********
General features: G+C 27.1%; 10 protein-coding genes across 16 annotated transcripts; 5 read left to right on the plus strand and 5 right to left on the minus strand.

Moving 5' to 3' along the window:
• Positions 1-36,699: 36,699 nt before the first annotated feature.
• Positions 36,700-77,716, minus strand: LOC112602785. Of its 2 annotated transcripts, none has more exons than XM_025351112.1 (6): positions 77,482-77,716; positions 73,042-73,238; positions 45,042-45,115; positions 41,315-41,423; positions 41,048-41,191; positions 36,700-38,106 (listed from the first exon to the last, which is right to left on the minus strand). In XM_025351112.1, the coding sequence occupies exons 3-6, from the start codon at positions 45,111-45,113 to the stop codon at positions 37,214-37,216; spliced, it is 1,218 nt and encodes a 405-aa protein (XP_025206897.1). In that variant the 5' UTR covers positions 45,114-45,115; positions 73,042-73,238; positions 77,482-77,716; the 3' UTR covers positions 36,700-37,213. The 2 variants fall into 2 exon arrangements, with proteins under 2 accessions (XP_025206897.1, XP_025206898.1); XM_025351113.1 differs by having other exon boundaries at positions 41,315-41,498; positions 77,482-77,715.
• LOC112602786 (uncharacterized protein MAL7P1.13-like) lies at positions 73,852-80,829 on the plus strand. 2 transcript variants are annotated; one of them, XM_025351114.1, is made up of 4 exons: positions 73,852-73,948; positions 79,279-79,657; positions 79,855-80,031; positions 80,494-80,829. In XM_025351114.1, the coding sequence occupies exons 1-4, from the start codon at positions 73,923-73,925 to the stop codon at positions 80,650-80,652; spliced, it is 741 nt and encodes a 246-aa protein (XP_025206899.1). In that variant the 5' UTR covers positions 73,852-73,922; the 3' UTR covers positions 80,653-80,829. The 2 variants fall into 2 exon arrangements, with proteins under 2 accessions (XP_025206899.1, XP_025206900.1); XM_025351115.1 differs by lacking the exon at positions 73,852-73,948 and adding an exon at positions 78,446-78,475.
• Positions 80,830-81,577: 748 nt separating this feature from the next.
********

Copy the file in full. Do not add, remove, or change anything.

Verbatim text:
General features: G+C 27.1%; 10 protein-coding genes across 16 annotated transcripts; 5 read left to right on the plus strand and 5 right to left on the minus strand.

Moving 5' to 3' along the window:
• Positions 1-36,699: 36,699 nt before the first annotated feature.
• Positions 36,700-77,716, minus strand: LOC112602785. Of its 2 annotated transcripts, none has more exons than XM_025351112.1 (6): positions 77,482-77,716; positions 73,042-73,238; positions 45,042-45,115; positions 41,315-41,423; positions 41,048-41,191; positions 36,700-38,106 (listed from the first exon to the last, which is right to left on the minus strand). In XM_025351112.1, the coding sequence occupies exons 3-6, from the start codon at positions 45,111-45,113 to the stop codon at positions 37,214-37,216; spliced, it is 1,218 nt and encodes a 405-aa protein (XP_025206897.1). In that variant the 5' UTR covers positions 45,114-45,115; positions 73,042-73,238; positions 77,482-77,716; the 3' UTR covers positions 36,700-37,213. The 2 variants fall into 2 exon arrangements, with proteins under 2 accessions (XP_025206897.1, XP_025206898.1); XM_025351113.1 differs by having other exon boundaries at positions 41,315-41,498; positions 77,482-77,715.
• LOC112602786 (uncharacterized protein MAL7P1.13-like) lies at positions 73,852-80,829 on the plus strand. 2 transcript variants are annotated; one of them, XM_025351114.1, is made up of 4 exons: positions 73,852-73,948; positions 79,279-79,657; positions 79,855-80,031; positions 80,494-80,829. In XM_025351114.1, the coding sequence occupies exons 1-4, from the start codon at positions 73,923-73,925 to the stop codon at positions 80,650-80,652; spliced, it is 741 nt and encodes a 246-aa protein (XP_025206899.1). In that variant the 5' UTR covers positions 73,852-73,922; the 3' UTR covers positions 80,653-80,829. The 2 variants fall into 2 exon arrangements, with proteins under 2 accessions (XP_025206899.1, XP_025206900.1); XM_025351115.1 differs by lacking the exon at positions 73,852-73,948 and adding an exon at positions 78,446-78,475.
• Positions 80,830-81,577: 748 nt separating this feature from the next.